Amanita Muscaria Spore Prints

Amanita Muscaria Spore Prints are collected from the var. Perscinia strain. With these spore prints, you could inoculate your host tree effectively.

The smallest spore prints can inoculate 1-5 hosts, the medium can do 6-10 hosts, and the larger prints will do 12 or more hosts. You can pretty much inoculate any evergreen tree. Our spore prints provide efficient inoculation.

If you do not want to inoculate immediately, you can store them on paper for years, and they will still be active. 

Amanita Muscaria – a Fungi

Amanita Muscaria, popularly known as the fly agaric or fly amanita, is a mushroom from the kingdom of Fungi. It was initially found through the temperate regions of the Northern Hemisphere but is now found in the Southern Hemisphere countries as well.

Amanita can be associated with various trees and comes in varieties and subspecies. The fly agarics have noticeable white spots.

Amanita is classified as poisonous, however, death reports from its consumption are quite rare. Water draining twice weakens its toxicity which is eaten in parts of Europe, North America, and Asia.

The A. Muscaira has psychoactive effects such as depressant, psychedelic, dissociative, sedative-hypnotic, and paradoxical effects. The effects of the fly agaric may also cause Alice in Wonderland syndrome. There have been reports of lucid dreaming amongst its users.

Uses of Amanita Muscaria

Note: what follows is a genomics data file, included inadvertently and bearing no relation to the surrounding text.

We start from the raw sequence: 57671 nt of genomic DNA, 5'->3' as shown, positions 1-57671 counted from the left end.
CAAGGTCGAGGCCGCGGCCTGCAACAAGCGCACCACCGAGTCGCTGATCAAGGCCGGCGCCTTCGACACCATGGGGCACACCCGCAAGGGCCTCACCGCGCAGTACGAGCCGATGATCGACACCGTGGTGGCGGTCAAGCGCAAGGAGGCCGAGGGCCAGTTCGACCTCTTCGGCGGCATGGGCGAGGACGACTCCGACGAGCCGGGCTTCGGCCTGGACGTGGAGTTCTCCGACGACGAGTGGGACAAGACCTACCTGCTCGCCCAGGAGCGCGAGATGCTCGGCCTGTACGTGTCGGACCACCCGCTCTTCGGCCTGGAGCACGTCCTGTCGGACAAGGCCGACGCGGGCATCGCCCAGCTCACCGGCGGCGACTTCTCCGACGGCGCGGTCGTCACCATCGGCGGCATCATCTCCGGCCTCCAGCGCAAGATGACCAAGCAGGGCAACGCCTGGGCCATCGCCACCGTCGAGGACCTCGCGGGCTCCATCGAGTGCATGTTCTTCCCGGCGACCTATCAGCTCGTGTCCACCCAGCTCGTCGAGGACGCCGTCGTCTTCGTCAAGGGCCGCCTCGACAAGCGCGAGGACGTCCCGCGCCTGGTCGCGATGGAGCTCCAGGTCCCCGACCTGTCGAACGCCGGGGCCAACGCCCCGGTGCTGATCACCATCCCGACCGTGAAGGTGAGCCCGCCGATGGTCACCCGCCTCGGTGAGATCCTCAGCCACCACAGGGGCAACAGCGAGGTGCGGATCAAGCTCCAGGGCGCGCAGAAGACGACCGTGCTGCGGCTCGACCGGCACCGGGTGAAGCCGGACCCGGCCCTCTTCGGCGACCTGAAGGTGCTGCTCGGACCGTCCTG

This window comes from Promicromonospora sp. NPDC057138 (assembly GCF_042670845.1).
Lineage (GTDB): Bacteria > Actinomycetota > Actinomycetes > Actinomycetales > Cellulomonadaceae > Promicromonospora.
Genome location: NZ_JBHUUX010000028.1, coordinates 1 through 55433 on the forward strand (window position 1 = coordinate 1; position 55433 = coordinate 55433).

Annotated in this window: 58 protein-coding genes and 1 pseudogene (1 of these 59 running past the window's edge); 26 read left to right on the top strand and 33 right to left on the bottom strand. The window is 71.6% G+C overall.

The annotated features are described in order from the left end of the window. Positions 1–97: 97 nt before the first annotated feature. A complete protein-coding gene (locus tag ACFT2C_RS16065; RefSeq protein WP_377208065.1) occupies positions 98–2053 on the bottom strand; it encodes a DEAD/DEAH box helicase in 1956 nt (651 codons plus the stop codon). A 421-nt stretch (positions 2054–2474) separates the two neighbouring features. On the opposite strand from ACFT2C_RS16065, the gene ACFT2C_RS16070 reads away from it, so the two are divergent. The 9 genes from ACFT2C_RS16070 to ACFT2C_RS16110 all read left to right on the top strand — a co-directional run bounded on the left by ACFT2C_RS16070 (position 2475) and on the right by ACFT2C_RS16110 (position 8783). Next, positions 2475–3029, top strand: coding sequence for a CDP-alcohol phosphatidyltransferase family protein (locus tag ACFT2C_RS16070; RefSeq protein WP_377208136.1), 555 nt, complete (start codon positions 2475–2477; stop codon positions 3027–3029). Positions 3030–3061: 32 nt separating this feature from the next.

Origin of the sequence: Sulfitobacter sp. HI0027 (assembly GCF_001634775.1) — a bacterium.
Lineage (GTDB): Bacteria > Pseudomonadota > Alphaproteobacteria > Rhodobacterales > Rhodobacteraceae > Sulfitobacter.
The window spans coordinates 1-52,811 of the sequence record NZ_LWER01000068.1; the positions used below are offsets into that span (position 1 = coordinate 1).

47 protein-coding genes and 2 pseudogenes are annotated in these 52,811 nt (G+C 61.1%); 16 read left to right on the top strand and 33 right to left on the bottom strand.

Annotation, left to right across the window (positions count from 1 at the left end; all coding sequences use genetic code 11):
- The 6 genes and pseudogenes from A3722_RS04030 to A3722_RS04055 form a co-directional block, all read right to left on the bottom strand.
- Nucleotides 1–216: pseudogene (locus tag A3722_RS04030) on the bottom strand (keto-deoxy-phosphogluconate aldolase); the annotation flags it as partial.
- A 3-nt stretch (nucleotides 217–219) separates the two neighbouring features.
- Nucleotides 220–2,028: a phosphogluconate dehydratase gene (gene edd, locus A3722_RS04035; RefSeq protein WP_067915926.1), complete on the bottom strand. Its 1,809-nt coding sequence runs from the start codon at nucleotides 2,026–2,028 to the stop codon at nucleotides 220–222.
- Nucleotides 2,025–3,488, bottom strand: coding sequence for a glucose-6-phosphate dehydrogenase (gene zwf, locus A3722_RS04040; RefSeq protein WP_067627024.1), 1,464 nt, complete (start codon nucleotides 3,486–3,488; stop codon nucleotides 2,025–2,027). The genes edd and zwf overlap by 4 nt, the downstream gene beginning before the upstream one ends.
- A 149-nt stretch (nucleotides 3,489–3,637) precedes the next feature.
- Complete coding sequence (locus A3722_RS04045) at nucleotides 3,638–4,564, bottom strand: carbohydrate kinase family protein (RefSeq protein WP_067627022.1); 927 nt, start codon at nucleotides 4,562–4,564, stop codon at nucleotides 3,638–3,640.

There has been a significant amount of traditional use of the fly agaric. The people of Siberia have used A. Muscaria as an entheogen. They also used it to achieve a trance state for prolonged drumming and dancing.

There have also been reports of A. muscaria uses in Native American tribes. Even Vikings may have consumed the mushroom to produce berserker rages.

Various Christmas traditions originated in Siberia are linked with the A. muscaria. The fly agaric grows under pine trees that are brought into our houses and decorated. They used to dry freshly picked A. muscaria in a sock placed above the fireplace.

Muscaria has also been spotted in various cultural references. The Smurfs, a children’s movie depicting gnomes and fairies, contained garden ornaments of the fly agaric. Renaissance paintings also portrayed the mushroom.

The fly amanita also was found in the popular video game Super Mario and even in the dancing mushroom sequence in the 1940 Disney film Fantasia.

The mushroom is considered to have formed the hallucinations in the famous story Alice’s Adventures in Wonderland. 

A 1973 novel, Gravity’s Rainbow written by Thomas Pynchon, depicts the character making a cookie bake mixture from harvested A. muscaria.

We offer the spore prints only for ornamental value to display and cherish. However, you should not consume them.

There have been various cases of A. Muscaria poisoning in children and adults consuming the mushroom, thinking it is edible. Due to modern medicine, death from severe poisoning is quite rare.

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